In every city we were in, it was easy to find markets or single vendors selling dumplings (I think I consumed about 873 dumplings in 6 weeks, all of them delicious), sticky buns, roasted chestnuts, soup, roasted sweet potatoes, grilled meat, fish and bread… The mantra became the dirtier the better. I remember one specific time in Wenzhou when some of us hopped on a bike taxi and asked our driver to take us to some street food. Instead he took us to a restaurant where we could see tablecloths through the window. “Tablecloths?!” we said, “What kind of people do you take us for?!” Instead, we found a restaurant across the street that was much more our style, that is to say, dirty. We actually sat next to the fish that was about to become our stew. We had the most delicious sweet and sour pork, like nothing I have ever had stateside and a steak dish with ginger, soy, cilantro and spring onions that I have desperately been trying to recreate since I’ve been home. Afterward, one of the dancers and I got $1 manicures. A prostitute came in to the salon to use some make-up and told me I had a beautiful nose. So all-in-all, it rounded out to be a lovely evening.
Lisa sitting next to Splashy, whose number was up.
Splashy stew amongst other delicious dishes
The thing is, I never get Chinese food at home. I find it heavy and greasy. I found the food in China to be much different, lighter and fresher. I was often wathcing them make it right in front of me. A great example of that was a Uighur restaurant we found in Foshan. Uighurs are a Turkic people from the Xinjiang province of northwestern China. They are Muslim so their food is halal. They are known for their lamb kabobs and homemade noodles. I was able to watch the amazing process of making the noodles and I have a video here. The noodles were so tender and soaked up the delicious sauce they sat in. We tried a few different dishes but I really loved a very simple dish of noodles with eggplant, green beans and a light sauce heavily flavored with cumin. We loved it so much went back to the restaurant the next night and they didn’t even serve alcohol which is SAYING SOMETHING for his group. If you are traveling in China I would highly recommend trying some of the Uighur cuisine.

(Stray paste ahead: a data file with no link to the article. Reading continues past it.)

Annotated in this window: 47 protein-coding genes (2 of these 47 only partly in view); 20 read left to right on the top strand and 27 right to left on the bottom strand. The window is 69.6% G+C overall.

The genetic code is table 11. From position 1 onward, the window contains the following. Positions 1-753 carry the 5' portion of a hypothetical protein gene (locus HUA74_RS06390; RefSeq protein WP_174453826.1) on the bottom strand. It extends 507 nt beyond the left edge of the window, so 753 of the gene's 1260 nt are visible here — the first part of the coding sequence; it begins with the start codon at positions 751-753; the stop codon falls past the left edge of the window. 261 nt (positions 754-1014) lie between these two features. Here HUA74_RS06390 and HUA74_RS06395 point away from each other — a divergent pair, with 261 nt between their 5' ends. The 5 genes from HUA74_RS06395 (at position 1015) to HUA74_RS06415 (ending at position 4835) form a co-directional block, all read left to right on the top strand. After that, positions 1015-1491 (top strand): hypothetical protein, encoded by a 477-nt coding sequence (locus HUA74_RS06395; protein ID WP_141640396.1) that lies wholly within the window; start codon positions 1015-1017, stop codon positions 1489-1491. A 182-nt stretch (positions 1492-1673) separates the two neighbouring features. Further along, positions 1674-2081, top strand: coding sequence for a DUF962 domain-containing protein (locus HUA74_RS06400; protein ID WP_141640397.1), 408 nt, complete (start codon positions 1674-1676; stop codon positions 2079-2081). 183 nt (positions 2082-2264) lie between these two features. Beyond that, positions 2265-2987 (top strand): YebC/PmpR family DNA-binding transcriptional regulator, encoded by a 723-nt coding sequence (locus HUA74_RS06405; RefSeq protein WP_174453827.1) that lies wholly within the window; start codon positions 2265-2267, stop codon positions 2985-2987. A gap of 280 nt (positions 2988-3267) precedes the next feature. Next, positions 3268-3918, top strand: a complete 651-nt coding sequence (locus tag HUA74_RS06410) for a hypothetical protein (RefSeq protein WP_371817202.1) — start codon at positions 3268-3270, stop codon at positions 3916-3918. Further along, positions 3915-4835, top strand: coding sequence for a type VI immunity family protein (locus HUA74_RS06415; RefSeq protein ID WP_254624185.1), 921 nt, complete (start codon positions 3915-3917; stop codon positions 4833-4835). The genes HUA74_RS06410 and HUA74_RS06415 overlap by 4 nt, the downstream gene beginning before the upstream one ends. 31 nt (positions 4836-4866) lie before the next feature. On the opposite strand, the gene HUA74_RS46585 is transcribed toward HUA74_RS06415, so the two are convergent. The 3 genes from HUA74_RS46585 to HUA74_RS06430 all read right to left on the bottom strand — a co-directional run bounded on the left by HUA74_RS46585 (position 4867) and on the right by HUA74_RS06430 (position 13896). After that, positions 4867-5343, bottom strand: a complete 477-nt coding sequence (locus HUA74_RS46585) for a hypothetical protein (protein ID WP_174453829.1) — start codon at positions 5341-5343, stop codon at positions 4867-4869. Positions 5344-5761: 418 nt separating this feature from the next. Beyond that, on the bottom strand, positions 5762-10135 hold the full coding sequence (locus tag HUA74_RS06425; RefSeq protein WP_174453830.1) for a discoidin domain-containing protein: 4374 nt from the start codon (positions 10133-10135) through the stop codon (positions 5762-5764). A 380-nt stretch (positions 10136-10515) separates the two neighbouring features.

Uighur noodle dish
I could honestly go on and on about different dishes and meals I had while in China. I tend to be a bit evangelistic about food in general but I was particularly happy, and honestly, surprised at how much I liked nearly everything I had. There is one thing I can not leave out, though, and that is The Most Delicious Banana In The World. I know that food tastes best when it’s perfectly ripened and picked fresh. I’ve tasted it for myself. Being that bananas are grown in the tropics and shipped long distances to us in the states, we probably don’t even know what a really good banana tastes like. I certainly didn’t till I had one in China. We were touring some gardens in Foshan and one of the girls spotted a cluster of bananas. She climbed up the tree and threw a few down. Sweet mother of baby Jesus in the manger they were delicious. They were so….banana-y. I never suspected bananas had so much flavor. Every person that took a bite had the same initial blasé response (How good could it be? It’s a banana.) which turned into wonder and amazement. Every banana I’ve had since has just been a disappointment.
So the moral of the story is, if you see a banana tree, grab yourself a banana and enjoy. And if you’re traveling in another country, or anywhere, or heck, even in your hometown, be adventurous with what you eat. You might just find The Most Delicious Something of your own.
Or you might get a tapeworm.
The Most Delicious Banana In The World